New kayak

Ok, I know I’m asking the almost impossible question, but here goes anyway. I’m in the market for a kayak after having spent a few days last summer dinging around in my son’s. This is the criteria. It will be used primarily on lakes and rivers up to class II (maybe an occasional class III but for a very short distance and not by design - I hope). I would like to have the capacity to carry light camping gear for 1 or 2 nights so a hatch and adequate storage would be nice. Obviously, I’m going to use it mostly for solo tripping. I think I’m past the stage of playing around in the whitewater. A couple of other related questions: 1) - what would be the optimum length. 2) - do I need a rudder (skag) -avantages & disadvantages. So any suggestions on an all around kayak that meets all these needs? I know it probably doesn’t exist, but give it your best shot.

Thanks so much for your suggestions and help.

hurricane tampico???
u shouldnt need a rudder or skeg for rivers or lakes. The tampico should fit your bill. but then u didnt tell us what your size is…so its a bit of a guess, but they make the tampico in an xl and std size model.

good luck, I wish I was up in Montana about now!

New Kayak

Thanks for the info Kurt. I’m 6 ft and 177 lbs.

I’ve been looking at the Tampico so your advice sounds good.

Right now in my part of Montana it’s snowy. We got 6 to 8 inches of very wet snow in the valley and the mountains got 2 to 3 ft. Ought to make for a couple of more weeks of good skiing depending on the temps. Lord knows we need any kind of moisture we can get.

Where in MT?

– Last Updated: Mar-31-07 7:57 PM EST –

I'm from the Flathead.

PS: Just looked at the Tampico, looks a lot like an Eddyline Merlin. I don't think I'd do
class III with it. Class II might be dicey depending on your skill/experience. I've done easy II's in my Prijon Calabria.

Liquid Logic
Manta Ray 12 or 14. If you’re considering sit-on-tops, these are great boats. I’ve got the 14. They were designed to handle up to Class III whitewater and they handle flatwater very well. I took mine on a 4 day camping trip and found out that it would carry a bunch of gear and still paddled well. 400 lb max total, paddler and gear. I put a huge canoe-type portage dry bag in the tank well. Very comfortable and a pretty dry ride for a SOT. I call it my SUV kayak 'cuz it does everything really well.

from Pyranha and P&H
Take a look at the Venture “orca 14”

Also - New “Speeder” from Pyranha.

14-15 is good length - as it will have storage capacity, hull speed, and capable on going on open water too.

Jim @ Pyranha and P&H Kayaks

Class III
Anything that is good for Class III is going to be by definition bad for everything else you want to do. Get a 14-15 foot rotomolded or thermoformed boat, with about a 24 inch beam. Stick to Class I, I+ for awhile. If you decide later you want to do whitewater, get a whitewater boat. But it sounds like your real interest is calm and slow moving water, with some light camping.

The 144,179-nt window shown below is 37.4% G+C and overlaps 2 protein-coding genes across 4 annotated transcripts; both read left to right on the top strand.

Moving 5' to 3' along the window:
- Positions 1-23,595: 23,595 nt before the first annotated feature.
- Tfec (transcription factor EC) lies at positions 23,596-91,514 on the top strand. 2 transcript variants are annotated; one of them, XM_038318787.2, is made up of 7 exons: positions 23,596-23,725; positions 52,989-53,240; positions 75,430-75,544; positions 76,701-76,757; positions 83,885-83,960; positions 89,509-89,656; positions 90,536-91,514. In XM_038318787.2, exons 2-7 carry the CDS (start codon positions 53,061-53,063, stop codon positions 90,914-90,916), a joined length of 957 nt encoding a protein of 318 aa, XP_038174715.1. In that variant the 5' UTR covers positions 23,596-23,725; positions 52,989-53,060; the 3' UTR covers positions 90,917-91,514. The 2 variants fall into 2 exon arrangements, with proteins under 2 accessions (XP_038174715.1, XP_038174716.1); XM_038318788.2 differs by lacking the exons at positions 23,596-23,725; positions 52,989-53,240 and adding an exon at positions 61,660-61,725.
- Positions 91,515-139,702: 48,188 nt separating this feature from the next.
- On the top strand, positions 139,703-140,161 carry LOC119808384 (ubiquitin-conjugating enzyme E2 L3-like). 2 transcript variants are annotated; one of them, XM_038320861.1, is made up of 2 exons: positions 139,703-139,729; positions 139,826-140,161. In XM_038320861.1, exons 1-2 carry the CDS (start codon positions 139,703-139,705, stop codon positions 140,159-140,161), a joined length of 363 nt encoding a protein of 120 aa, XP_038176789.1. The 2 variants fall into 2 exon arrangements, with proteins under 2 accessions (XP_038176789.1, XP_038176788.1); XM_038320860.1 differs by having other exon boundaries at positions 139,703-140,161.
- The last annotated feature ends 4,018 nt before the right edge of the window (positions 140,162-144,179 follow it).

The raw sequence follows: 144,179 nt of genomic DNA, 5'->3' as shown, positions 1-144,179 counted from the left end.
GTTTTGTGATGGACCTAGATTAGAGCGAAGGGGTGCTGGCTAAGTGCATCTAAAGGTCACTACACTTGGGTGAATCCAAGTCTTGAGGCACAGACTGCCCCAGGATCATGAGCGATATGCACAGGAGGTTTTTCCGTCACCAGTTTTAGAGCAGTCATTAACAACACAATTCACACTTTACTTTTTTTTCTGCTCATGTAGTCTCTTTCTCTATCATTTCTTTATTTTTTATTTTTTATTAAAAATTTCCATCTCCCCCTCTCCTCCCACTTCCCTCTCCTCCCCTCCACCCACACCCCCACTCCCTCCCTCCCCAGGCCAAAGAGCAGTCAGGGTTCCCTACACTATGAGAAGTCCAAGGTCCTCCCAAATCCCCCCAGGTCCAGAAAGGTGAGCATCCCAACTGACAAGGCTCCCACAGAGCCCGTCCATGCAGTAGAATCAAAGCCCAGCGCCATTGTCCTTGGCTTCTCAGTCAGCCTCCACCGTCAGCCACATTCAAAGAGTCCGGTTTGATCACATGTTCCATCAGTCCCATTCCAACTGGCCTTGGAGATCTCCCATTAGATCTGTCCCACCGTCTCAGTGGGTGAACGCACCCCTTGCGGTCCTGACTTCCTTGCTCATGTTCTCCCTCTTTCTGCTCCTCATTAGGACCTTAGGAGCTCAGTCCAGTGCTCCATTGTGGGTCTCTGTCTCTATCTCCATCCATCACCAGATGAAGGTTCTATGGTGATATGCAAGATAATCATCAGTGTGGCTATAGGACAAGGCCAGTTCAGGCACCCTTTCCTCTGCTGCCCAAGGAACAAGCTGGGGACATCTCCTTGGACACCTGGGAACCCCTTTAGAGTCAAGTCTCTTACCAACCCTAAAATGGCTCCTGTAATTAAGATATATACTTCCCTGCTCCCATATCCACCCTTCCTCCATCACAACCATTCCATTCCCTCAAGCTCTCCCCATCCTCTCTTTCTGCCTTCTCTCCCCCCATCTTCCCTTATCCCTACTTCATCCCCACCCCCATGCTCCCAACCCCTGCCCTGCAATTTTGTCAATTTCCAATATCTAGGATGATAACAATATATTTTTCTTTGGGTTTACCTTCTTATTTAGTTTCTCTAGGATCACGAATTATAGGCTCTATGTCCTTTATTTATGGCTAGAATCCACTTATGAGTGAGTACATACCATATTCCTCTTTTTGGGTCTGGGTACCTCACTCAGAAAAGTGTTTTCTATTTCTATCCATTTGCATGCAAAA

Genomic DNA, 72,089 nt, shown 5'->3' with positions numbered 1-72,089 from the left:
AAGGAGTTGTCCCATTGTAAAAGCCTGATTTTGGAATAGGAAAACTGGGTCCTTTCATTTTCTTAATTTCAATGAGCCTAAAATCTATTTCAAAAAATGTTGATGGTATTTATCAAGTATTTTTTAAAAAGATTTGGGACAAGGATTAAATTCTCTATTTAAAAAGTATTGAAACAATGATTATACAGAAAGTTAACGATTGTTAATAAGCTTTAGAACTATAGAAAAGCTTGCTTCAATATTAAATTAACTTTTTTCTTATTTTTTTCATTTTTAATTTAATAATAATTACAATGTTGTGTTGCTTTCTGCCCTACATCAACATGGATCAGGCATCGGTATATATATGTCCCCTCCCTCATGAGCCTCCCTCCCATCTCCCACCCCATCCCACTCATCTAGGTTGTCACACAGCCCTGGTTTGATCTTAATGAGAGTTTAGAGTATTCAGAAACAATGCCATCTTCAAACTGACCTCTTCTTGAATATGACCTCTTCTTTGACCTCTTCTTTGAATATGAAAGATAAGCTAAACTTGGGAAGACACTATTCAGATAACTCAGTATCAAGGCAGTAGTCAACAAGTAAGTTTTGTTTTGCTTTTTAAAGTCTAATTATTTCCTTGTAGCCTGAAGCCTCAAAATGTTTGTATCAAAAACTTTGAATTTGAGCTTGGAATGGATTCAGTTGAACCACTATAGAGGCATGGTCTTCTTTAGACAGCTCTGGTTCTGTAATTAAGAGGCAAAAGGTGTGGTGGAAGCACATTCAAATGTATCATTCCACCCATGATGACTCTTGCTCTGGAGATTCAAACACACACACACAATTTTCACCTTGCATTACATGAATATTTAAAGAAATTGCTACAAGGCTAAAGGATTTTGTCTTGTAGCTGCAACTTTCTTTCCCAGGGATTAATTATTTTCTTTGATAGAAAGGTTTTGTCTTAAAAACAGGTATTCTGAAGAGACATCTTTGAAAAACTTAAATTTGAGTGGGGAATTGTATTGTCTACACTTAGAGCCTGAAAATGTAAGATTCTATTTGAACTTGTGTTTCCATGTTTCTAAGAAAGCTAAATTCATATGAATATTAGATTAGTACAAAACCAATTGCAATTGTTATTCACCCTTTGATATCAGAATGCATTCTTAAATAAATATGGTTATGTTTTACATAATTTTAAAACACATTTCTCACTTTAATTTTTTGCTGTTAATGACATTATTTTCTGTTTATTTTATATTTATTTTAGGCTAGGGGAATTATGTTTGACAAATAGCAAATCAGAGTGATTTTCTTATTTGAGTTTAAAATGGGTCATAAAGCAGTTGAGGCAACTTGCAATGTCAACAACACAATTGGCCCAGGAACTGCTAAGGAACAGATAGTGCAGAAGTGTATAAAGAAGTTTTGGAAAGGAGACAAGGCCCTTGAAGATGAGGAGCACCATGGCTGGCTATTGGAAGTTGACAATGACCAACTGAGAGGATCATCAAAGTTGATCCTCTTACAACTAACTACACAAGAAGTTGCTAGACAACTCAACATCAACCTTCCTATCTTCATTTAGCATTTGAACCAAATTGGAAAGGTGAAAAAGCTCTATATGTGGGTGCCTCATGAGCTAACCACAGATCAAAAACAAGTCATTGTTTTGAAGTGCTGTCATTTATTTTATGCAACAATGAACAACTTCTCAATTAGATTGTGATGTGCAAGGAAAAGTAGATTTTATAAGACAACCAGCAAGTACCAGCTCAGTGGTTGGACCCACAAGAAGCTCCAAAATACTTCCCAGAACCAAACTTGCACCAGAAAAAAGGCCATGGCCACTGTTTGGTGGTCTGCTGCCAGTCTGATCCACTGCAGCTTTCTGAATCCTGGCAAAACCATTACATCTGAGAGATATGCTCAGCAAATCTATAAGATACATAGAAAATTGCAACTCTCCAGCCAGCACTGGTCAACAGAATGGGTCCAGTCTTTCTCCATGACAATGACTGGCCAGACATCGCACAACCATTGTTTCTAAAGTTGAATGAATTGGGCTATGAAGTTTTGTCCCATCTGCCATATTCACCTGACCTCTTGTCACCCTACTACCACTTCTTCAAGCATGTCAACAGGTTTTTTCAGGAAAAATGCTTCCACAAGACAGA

"2. do I need a rudder/skeg…?"
Wow, you must be new around here…

that’s a can of worms to be opened with caution!

(has been the subject of many a heated debate on this forum for as long as I can recall…)

Check Prijon’s lineup – the Combi or Yukon might work for you.

OK, but
The Orca is not on the Pyranha or P&H websites.

sorry -
orca is on the venture kayak website…

you might also look at the easky 13 -

can of worms
Actually I am new around here. Didn’t mean to “open a can of worms” but I really do appreciate everyone’s help. It is a bit of a daunting area to delve into for the first time. I’d like to get it right, at least as right as it can be gotten.

No problem
The rudder/skeg/none debate elicits very strong opinions among paddlers. A search would bring up more pages than you’d care to read. I’ll try a condensed version…

The primary function of rudders and skegs is to help hold the kayak on course in adverse conditions, such as strong winds from abeam or on the quarter. No boat can be neutral in all conditions, and most are designed with a slight weathercocking tendency. A rudder or skeg can minimize the need for corrective strokes or edging and allow the paddler to concentrate on propulsion.

A retractable skeg has a control, adjusted by hand, that varies the how much of the skeg is submerged. This should allow you to trim out most of the weathercocking. A rudder allows you to make course corrections with your feet while paddling. Racing kayaks and surfskis all use rudders.

Why not use a rudder? Many people don’t like having a mass of metal at the stern where it can interfere with rescues and be dangerous to swimmers. They don’t like the sliding footbraces that are part of many rudder setups. And they think that folks who learn in rudder boats will have no incentive to learn corrective strokes, and will be worse off it it breaks.

Retractable skegs are simpler and give you rigid footbraces, but pebbles can get jammed in skeg boxes and cables can kink.

Having neither is simpler, lighter, and more reliable. You can do a lot with edging, trim, and corrective strokes. People kayaked for centuries without them. But they had skills most of us never will, and were in boats of much lower volume than most of ours.

Do you need one? My opinion is that you should be able to paddle a touring boat in calm-to-moderate conditions without one, but they can be awfully nice to have when things get ugly.